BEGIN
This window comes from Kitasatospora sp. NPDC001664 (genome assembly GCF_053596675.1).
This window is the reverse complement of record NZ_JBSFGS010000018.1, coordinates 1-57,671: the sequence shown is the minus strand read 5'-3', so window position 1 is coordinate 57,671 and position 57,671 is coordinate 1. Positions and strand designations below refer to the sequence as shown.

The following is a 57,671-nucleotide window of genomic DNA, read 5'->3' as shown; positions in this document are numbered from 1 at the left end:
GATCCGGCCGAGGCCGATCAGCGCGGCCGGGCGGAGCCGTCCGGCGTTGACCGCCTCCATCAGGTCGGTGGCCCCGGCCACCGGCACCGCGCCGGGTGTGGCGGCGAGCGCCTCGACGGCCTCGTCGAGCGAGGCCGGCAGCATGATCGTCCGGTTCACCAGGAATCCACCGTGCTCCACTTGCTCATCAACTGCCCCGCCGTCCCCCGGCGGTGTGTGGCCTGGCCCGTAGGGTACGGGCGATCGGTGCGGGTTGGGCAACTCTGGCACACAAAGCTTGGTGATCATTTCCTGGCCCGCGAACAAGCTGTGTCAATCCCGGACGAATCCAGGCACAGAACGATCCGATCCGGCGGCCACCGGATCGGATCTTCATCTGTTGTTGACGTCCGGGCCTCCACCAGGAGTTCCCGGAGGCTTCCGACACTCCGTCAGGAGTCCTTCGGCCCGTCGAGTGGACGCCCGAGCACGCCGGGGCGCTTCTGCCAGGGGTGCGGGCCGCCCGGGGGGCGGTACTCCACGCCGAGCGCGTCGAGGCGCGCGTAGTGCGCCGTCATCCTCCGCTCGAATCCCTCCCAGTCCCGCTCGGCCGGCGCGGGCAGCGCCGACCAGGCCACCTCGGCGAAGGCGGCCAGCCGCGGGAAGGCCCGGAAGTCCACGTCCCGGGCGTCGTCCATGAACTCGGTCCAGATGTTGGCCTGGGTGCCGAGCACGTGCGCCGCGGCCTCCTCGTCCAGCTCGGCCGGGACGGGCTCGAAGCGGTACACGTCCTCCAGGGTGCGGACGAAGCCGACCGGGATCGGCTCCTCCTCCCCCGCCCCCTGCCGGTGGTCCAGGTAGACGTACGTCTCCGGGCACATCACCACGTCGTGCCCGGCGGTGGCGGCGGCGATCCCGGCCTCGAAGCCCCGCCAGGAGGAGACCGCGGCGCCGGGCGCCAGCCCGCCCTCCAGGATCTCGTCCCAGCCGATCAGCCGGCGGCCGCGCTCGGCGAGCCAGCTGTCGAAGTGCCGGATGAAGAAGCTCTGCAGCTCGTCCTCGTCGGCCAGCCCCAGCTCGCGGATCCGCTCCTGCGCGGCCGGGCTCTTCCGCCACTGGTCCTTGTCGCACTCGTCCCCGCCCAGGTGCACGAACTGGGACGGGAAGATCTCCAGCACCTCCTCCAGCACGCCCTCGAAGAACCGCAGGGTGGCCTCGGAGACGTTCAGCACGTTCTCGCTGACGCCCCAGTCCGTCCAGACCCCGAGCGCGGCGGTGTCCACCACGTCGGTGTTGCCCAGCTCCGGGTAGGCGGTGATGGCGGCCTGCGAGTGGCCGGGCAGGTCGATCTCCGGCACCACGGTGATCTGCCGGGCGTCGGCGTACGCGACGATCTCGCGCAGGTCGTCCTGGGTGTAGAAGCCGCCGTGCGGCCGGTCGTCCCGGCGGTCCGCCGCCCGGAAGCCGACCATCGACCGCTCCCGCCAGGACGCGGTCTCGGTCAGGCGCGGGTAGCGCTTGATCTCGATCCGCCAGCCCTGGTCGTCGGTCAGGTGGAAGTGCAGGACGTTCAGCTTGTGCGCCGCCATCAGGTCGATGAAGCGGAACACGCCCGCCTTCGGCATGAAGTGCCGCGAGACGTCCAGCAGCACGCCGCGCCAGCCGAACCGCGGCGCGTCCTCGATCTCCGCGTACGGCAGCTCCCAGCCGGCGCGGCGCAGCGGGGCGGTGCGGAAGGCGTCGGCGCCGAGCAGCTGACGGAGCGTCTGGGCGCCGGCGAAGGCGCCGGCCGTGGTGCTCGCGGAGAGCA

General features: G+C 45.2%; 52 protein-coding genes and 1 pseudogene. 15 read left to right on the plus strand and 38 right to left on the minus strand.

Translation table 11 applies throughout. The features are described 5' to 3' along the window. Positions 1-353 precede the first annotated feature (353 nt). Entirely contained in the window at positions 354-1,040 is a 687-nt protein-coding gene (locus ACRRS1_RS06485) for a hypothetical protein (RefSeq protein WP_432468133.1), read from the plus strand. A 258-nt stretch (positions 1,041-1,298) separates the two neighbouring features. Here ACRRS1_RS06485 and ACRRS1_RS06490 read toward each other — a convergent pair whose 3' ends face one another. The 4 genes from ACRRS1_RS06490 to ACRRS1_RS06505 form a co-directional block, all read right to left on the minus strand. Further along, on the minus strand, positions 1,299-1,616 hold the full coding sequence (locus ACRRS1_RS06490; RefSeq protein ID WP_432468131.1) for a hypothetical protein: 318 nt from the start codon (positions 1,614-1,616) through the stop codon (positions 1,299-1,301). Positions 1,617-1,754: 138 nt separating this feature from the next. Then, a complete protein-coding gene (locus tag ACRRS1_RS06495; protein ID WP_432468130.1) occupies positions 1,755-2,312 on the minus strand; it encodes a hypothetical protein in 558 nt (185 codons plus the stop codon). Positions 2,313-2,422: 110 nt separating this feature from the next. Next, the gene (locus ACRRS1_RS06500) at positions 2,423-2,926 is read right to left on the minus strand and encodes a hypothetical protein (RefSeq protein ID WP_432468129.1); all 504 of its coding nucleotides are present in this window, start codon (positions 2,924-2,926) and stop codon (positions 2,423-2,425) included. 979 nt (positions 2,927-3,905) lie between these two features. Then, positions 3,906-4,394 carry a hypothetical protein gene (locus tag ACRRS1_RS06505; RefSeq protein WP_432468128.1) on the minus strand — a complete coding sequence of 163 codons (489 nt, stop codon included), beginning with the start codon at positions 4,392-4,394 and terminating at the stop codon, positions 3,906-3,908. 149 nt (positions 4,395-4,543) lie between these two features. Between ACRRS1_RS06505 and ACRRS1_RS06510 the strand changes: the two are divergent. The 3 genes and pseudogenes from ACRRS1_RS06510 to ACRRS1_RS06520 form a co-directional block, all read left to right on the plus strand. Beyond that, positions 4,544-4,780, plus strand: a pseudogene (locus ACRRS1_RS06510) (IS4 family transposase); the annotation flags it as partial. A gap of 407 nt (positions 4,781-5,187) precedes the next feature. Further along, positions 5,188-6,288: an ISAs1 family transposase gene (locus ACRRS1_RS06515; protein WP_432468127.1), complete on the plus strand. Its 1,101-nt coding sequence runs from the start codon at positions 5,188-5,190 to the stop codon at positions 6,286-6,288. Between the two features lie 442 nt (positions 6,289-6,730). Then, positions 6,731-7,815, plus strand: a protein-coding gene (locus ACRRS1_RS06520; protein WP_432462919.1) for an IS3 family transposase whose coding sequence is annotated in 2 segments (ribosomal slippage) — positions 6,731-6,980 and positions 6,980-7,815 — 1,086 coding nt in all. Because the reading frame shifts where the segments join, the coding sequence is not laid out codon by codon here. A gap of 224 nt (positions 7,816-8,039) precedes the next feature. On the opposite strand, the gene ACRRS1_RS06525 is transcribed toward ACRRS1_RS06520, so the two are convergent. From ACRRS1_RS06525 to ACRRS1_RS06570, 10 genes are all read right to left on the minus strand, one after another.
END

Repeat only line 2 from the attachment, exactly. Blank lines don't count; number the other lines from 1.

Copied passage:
This window is the reverse complement of record NZ_JBSFGS010000018.1, coordinates 1-57,671: the sequence shown is the minus strand read 5'-3', so window position 1 is coordinate 57,671 and position 57,671 is coordinate 1. Positions and strand designations below refer to the sequence as shown.